When patients are trying to decide between different types of crowns, many immediately assume a full porcelain option is the right one for the situation. It’s true that a 100% porcelain option looks similar to a natural tooth and is more discreet than hybrid or metal crowns. Since they are one of the most attractive choices, they are also one of the most popular ones. Patients who are allergic to one of the metals commonly used in an alloy may have better success with a solid porcelain version. Porcelain is also suitable for individuals with heat and cold sensitivities since porcelain is not a good conductor. 

Solid porcelain crowns do have a few disadvantages to consider. Since porcelain is stronger than natural tooth enamel, nearby teeth can become worn or chipped. This is especially a problem for people who grind or clench the teeth. An all-porcelain crown is also more likely to become damaged than metal or porcelain fused to metal varieties. 

4. 100% Ceramic Crown

Another tooth replacement option to consider is a solid ceramic crown. Many of the benefits of a full porcelain crown also apply to the ceramic material. Your dentist may go into more detail to explain the advantages and disadvantages of ceramic over porcelain, but most patients who choose this option are looking for discretion. Ceramic tooth replacement looks like a natural tooth, both in color and in shape. The material is non-allergenic, unlike metal alloys used in other types of dental crowns. Patients with receding gums also prefer this type of construction because there is no chance of metal becoming exposed. 

Some of the cons of ceramic dental crowns are the same as with porcelain crowns. Ceramic can cause premature wear on teeth that come in contact with the prosthetic. Ceramic also is more likely to become damaged. When ceramic or porcelain crowns break, they must be replaced since repair is usually not possible. 

What Is the Process For Crown Placement? 

Crowns are typically used for tooth replacement as either a cover for a damaged tooth or as an attachment to an implant for a missing tooth. Your dentist will first perform the procedure you need, such as a root canal or extraction. A root canal procedure leaves the tooth fragile, so it must be protected with a crown. In the case of extraction and subsequent implant, the process takes place during a series of appointments over several months with the crown as the final step.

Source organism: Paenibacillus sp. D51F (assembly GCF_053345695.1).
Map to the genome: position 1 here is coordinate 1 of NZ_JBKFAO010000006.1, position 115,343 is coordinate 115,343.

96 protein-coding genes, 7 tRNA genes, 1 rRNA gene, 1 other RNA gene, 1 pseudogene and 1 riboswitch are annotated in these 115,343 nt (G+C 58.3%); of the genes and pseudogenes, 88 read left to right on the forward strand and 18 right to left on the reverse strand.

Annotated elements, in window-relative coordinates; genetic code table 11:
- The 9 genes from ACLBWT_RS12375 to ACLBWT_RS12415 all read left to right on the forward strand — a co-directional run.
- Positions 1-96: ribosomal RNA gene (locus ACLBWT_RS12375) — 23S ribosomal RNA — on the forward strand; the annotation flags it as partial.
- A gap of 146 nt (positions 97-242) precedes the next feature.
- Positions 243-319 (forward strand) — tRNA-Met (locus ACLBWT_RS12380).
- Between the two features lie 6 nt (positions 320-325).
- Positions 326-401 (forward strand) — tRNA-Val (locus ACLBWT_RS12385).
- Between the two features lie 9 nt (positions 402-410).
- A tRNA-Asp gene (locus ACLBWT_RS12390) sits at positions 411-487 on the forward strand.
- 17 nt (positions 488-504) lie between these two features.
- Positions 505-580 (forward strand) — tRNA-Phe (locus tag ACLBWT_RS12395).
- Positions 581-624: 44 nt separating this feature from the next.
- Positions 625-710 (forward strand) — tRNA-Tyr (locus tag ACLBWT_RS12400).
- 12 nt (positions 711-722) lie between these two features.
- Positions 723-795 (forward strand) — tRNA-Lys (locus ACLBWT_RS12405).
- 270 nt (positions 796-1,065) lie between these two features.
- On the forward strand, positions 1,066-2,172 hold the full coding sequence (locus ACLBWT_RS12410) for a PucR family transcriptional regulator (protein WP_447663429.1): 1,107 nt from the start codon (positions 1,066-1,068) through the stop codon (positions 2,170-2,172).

When covering a damaged tooth, the tooth needs to be prepared by removing enough of the enamel for the crown to have a perfect fit. A mold is made of the prepared, and a temporary crown is attached. While you wear the temporary crown, your permanent one is manufactured, which usually takes at least two weeks. During a second appointment, the permanent crown is attached using dental cement and your dentist confirms a perfect fit. 

Schedule a Visit With Ingenious Dentistry in Houston, TX

Houston area residents who need a dental crown can count on Ingenious Dentistry for experienced providers who provide high-quality dental work. Since several different dental concerns end with getting a dental crown, finding a practitioner you can trust is the first step toward restoring your smile. Using a dental crown guide to research your options can help you make a more informed decision when you visit your dentist for a consultation. If you have any questions about restorative dentistry or the different types of dental crowns that are available to patients, contact Ingenious Dentistry for more information. Call 713-795-5905 to schedule a visit with Dr. Dale J. Brant!